Consistent with our commitments under the National Security Information Environment Roadmap: 2020 Vision, we made further progress in removing barriers to secure and appropriate information sharing.
The International Division provides advice on foreign policy, trade and aid priorities, strategy, bilateral relations and Australia’s engagement with regional and international organisations.
Australia in the Asian Century
In 2012–13 there was an enhanced focus on Australia’s role in the Asia-Pacific region and on giving effect to the Government’s strategy set out in the Australia in the Asian Century White Paper (released on 28 October 2012).
We supported the Prime Minister’s activities in advancing Australia’s relationships with key Asian countries and whole of government engagement with vital regional partners, including India, China, Japan and Indonesia, particularly through:
- the Prime Minister’s visit to China in April 2013 when agreement was reached to hold annual leaders meetings and Ministerial-level economic and foreign and strategic dialogues (see the feature on page 31)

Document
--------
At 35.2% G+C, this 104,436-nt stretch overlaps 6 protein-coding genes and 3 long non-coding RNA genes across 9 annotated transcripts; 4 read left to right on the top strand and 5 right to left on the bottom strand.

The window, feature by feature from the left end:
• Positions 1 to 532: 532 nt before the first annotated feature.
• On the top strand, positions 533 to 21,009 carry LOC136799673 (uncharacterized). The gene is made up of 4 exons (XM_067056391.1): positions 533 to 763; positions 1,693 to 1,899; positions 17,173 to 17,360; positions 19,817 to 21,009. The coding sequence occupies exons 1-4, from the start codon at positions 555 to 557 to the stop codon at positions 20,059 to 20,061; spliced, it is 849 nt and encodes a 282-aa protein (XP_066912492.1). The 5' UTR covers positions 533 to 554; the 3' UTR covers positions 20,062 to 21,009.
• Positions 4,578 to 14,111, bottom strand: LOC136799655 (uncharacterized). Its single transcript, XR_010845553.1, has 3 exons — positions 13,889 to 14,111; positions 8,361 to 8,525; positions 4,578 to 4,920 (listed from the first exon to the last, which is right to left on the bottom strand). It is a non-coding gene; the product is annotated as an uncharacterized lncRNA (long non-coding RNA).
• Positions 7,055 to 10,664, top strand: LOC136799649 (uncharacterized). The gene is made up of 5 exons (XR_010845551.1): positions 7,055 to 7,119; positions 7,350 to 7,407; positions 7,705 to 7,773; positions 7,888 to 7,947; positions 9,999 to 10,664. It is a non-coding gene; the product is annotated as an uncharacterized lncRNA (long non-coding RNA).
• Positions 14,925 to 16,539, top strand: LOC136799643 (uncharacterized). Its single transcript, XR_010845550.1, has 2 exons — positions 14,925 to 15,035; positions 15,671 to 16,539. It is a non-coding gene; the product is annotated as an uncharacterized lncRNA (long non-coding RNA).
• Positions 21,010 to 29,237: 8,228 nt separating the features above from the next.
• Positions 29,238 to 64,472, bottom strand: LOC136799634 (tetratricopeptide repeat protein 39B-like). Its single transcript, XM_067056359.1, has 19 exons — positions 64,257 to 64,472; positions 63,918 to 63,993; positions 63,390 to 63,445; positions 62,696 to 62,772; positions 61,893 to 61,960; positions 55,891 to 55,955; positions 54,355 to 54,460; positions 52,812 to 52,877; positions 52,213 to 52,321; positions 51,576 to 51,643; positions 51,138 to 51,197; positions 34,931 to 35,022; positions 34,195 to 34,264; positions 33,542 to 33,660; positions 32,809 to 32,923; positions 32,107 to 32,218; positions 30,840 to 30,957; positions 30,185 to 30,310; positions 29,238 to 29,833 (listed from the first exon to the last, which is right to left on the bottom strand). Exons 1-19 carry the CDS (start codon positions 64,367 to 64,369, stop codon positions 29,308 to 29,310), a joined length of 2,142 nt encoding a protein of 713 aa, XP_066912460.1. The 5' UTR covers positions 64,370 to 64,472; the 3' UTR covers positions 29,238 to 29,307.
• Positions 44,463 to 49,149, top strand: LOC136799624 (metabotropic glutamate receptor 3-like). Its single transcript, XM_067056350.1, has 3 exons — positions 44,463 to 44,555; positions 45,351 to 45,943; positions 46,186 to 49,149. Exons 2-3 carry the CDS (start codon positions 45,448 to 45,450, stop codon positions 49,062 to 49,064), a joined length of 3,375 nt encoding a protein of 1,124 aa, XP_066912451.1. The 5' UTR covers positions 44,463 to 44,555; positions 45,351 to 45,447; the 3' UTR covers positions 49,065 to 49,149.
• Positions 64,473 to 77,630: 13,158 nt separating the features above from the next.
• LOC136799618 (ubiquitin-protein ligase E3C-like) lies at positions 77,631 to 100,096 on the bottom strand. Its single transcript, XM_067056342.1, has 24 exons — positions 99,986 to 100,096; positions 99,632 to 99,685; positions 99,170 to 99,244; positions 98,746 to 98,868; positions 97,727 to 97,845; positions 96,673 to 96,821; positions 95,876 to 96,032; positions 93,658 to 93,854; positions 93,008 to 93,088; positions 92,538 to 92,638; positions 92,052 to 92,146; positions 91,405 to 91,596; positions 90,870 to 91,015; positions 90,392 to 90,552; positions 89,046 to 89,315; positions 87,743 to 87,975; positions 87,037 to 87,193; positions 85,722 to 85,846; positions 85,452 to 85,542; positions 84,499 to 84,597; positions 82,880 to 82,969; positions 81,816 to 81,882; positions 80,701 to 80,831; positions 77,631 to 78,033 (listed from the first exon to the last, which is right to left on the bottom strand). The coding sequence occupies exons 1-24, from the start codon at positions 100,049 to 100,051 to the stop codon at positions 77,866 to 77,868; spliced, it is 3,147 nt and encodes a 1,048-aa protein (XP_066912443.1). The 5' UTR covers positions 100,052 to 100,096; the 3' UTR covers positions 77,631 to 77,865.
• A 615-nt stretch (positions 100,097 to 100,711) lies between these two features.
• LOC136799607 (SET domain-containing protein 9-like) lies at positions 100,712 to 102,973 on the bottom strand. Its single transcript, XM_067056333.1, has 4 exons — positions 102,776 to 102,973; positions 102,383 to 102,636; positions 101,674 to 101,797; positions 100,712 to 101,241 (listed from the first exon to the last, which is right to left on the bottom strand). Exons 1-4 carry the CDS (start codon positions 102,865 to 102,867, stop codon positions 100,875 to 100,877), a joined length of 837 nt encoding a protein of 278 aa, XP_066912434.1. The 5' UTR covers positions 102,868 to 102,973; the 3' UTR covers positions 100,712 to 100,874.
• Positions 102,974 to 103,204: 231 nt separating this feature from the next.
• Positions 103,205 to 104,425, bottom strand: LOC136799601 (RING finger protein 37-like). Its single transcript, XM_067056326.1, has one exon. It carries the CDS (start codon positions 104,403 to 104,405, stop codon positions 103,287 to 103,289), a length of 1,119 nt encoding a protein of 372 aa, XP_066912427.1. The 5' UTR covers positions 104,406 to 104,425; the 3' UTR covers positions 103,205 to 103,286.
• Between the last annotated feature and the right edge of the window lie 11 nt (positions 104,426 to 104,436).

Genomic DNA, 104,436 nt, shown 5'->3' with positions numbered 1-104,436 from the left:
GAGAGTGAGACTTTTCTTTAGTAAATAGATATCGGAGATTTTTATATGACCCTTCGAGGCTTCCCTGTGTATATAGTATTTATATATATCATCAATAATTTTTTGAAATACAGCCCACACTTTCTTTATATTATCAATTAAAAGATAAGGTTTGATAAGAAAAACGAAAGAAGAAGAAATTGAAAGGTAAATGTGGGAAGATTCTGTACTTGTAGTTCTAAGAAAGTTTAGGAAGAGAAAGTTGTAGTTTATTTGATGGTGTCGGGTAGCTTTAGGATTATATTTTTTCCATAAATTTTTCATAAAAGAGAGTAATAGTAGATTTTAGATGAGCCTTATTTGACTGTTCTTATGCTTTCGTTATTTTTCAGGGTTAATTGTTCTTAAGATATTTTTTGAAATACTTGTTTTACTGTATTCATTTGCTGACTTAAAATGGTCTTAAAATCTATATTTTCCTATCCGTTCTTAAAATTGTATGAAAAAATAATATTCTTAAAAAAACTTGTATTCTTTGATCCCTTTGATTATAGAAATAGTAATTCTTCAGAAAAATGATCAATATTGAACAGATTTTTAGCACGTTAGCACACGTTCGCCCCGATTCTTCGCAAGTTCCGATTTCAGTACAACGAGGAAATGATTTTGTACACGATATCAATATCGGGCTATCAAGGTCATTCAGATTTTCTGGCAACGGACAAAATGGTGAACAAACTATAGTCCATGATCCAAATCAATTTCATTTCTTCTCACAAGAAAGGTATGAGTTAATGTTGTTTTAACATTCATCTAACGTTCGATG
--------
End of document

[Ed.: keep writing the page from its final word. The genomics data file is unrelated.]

- the Prime Minister’s visit to India in October 2012, which secured agreement to annual Prime Ministerial meetings; to a new Ministerial dialogue on energy security; and to commencing negotiations on a civil nuclear cooperation agreement
- the Prime Minister’s meeting with Indonesian President His Excellency Dr Susilo Bambang Yudhoyono in Darwin in July 2012, which delivered an agreement to commence negotiations on the Indonesia–Australia Comprehensive Economic Partnership Agreement